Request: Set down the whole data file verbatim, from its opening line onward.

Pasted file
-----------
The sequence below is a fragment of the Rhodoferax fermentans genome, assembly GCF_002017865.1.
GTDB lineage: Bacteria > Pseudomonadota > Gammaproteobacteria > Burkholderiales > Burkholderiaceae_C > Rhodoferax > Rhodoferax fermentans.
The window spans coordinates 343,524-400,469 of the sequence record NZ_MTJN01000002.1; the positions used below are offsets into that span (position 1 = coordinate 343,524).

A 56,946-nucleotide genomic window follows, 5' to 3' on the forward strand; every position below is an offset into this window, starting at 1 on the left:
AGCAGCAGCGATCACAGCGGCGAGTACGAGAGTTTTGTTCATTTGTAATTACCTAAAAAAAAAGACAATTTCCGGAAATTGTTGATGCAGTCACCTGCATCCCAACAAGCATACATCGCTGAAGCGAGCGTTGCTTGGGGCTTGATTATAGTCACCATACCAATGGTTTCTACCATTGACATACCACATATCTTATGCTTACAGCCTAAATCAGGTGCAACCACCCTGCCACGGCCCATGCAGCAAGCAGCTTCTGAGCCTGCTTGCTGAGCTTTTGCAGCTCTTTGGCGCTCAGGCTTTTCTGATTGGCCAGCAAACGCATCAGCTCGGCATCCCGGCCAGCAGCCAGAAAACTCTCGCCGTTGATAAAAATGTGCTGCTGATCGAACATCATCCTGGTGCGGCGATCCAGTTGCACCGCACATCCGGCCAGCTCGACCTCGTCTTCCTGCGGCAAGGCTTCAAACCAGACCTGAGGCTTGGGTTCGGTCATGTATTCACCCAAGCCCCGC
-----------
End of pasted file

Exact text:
The sequence below is a fragment of the Rhodoferax fermentans genome, assembly GCF_002017865.1.
GTDB lineage: Bacteria > Pseudomonadota > Gammaproteobacteria > Burkholderiales > Burkholderiaceae_C > Rhodoferax > Rhodoferax fermentans.
The window spans coordinates 343,524-400,469 of the sequence record NZ_MTJN01000002.1; the positions used below are offsets into that span (position 1 = coordinate 343,524).

A 56,946-nucleotide genomic window follows, 5' to 3' on the forward strand; every position below is an offset into this window, starting at 1 on the left:
AGCAGCAGCGATCACAGCGGCGAGTACGAGAGTTTTGTTCATTTGTAATTACCTAAAAAAAAAGACAATTTCCGGAAATTGTTGATGCAGTCACCTGCATCCCAACAAGCATACATCGCTGAAGCGAGCGTTGCTTGGGGCTTGATTATAGTCACCATACCAATGGTTTCTACCATTGACATACCACATATCTTATGCTTACAGCCTAAATCAGGTGCAACCACCCTGCCACGGCCCATGCAGCAAGCAGCTTCTGAGCCTGCTTGCTGAGCTTTTGCAGCTCTTTGGCGCTCAGGCTTTTCTGATTGGCCAGCAAACGCATCAGCTCGGCATCCCGGCCAGCAGCCAGAAAACTCTCGCCGTTGATAAAAATGTGCTGCTGATCGAACATCATCCTGGTGCGGCGATCCAGTTGCACCGCACATCCGGCCAGCTCGACCTCGTCTTCCTGCGGCAAGGCTTCAAACCAGACCTGAGGCTTGGGTTCGGTCATGTATTCACCCAAGCCCCGC